Making Cuban Coffee




About: In a past life I was a scenic designer, living in New York and building plays and fashion shows. Now, life has slowed down a bit and I'm figuring out how to be a good husband and dad.

Cuban Coffee is a type of espresso that is popular in many Latin countries. It is fairly easy to prepare, and incredibly delicious. Since moving to Miami I have fallen in love with the stuff, and I am trying to spread the joy of this wonderful coffee drink.

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Step 1: Ingredients and Cookware

Here's what you need.

Espresso: I believe any kind will do, but in my opinion Supreme by Bustelo is best.
Sugar: Plain, white sugar. Not powdered, not the raw stuff.

Espresso maker: I use a stove-top espresso maker. If you have a plug-in automatic type then more
power to you.
Mixing container: I use a metal cream/milk pourer, but you can use a coffee mug.
Teaspoon: A tablespoon is too big.

Step 2: Brewing the Espresso

As I said before, if you have an automatic espresso machine, then just use that to brew the espresso. This step is for those who want to do it in a stovetop espresso maker.

A stovetop espresso maker consists of three parts.
1. The base, where you put the water
2. The strainer, where you put the espresso grounds.
3. The top, which collects the brewed espresso.

First fill the base with water. Stop right before the little release hole. (You can see it in the picture near my thumb.) Second put the strainer in and fill with espresso. Level it off with the spoon. Finally screw the top on tight and put it on the burner. (Put the maker on the burner and then turn the burner on. Don't heat the burner up and then put the maker on.)

Step 3: Sugar

While the espresso is brewing measure out the sugar into the mixing container. I use 5 1/2 heaping teaspoons (in the picture you can see what I mean by heaping). Some people like a little more, some like a little less.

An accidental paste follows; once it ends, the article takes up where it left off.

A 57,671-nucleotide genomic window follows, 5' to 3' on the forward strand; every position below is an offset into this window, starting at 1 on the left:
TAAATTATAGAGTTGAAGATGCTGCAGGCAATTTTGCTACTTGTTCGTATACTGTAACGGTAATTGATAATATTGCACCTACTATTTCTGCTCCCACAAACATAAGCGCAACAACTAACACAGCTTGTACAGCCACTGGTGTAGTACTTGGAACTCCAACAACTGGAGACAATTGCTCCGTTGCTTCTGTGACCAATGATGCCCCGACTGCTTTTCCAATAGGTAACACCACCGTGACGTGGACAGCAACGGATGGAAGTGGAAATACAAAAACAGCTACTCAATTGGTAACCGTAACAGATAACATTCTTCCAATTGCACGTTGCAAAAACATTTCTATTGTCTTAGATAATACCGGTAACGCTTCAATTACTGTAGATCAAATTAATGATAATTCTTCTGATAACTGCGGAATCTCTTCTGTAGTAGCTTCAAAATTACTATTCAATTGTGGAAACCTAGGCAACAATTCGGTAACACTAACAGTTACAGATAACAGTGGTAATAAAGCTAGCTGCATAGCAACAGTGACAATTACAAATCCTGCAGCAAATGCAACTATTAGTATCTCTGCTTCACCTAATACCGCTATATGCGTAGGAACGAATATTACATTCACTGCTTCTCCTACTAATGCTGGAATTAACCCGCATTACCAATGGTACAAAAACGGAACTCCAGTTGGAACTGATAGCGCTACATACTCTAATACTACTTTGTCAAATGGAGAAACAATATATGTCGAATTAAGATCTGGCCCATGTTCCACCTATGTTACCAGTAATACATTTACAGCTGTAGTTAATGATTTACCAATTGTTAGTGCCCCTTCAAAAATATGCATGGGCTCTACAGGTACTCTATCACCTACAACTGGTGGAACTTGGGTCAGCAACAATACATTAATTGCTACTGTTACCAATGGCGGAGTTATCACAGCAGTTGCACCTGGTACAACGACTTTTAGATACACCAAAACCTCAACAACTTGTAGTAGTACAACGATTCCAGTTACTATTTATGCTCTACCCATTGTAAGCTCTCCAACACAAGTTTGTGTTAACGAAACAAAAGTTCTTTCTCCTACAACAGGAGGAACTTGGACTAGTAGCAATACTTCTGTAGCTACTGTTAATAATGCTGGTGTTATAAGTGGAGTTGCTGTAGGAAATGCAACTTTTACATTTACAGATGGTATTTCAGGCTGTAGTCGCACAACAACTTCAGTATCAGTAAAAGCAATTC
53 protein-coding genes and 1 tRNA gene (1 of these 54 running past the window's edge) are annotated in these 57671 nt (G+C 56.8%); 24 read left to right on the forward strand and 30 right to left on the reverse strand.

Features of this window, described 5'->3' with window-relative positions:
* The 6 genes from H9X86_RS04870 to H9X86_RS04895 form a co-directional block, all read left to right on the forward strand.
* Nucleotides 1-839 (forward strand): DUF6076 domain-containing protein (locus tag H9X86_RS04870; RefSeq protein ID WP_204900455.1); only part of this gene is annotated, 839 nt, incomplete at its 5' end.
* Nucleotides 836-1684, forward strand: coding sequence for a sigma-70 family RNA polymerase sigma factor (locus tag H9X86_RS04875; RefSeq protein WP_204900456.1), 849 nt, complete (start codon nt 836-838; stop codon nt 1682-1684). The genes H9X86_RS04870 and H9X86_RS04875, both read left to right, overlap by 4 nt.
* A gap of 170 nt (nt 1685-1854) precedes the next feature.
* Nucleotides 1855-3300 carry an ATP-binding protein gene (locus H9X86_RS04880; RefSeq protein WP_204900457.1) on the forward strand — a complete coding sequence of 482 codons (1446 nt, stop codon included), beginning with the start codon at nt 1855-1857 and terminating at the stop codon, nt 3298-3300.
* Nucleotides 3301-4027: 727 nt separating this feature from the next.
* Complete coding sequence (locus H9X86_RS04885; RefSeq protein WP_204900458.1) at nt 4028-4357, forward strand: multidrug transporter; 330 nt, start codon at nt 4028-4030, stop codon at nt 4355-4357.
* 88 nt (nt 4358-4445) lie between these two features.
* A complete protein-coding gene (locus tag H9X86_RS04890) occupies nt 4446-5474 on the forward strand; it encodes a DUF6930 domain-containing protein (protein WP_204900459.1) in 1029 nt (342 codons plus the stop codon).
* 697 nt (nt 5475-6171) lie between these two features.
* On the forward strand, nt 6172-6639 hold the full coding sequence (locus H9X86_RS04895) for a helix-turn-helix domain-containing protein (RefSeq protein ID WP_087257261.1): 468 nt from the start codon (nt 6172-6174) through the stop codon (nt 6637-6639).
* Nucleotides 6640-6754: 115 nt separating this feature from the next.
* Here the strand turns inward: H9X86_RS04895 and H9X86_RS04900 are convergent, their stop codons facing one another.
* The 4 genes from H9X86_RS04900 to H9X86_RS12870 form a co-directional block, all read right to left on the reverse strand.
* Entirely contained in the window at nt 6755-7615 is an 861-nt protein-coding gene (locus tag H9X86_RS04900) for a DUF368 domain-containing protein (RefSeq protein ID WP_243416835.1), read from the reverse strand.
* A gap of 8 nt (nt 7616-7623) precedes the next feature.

Don't use anything too big to mix in, or the sugar/espresso ratio will be off. In the picture below you can see the size of my mixing container. This is roughly the size you want to stick with (approx. 3/4 of a normal coffee mug).

Step 4: Mixing

Once the espresso is brewed, it's time to mix it. This is actually the tricky part. Don't worry, if you mess it up it won't effect the taste, it just won't have espuma (foam). The foam is kind of the trademark part of Cuban Coffee. It takes a few times to get it right, but like I said, it's still great even without the foam.

First add a little coffee to the sugar (It's hard to tell you how much, because I always do it by sight, but I think that it would be about two or three teaspoons worth.) Now mix the HECK out of it. It should almost look like a thick cream when you are done. If you mix it and it's still clumpy, add a little more espresso and mix some more.

Step 5: Finishing It Off

Now fill the mixing container to the brim with espresso and mix it up until you don't feel the sugar in the bottom anymore.

Step 6: Done!

Here's the finished product. You can see the thin, tan foam floating on top. The little cup show what 1 serving is. 2 servings is usually plenty, and at 3 or 4 I get a little jittery. Great for study nights or all night partying. Have fun and enjoy!

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    54 Discussions


    Question 1 year ago

    What size stove top maker did you use 5.5 teaspoons of sugar would make a difference in the taste with different sizes of makers. Thank you


    1 year ago

    my two cents on my attempts to make Cuban coffee...pour the coffee then add the espuma if you notice yours just dissolves as mine maybe take temperature down or pour first to allow a bit of steam off it then add the whipped sugar. Add it in about three sections and it really gets a lot of foam


    3 years ago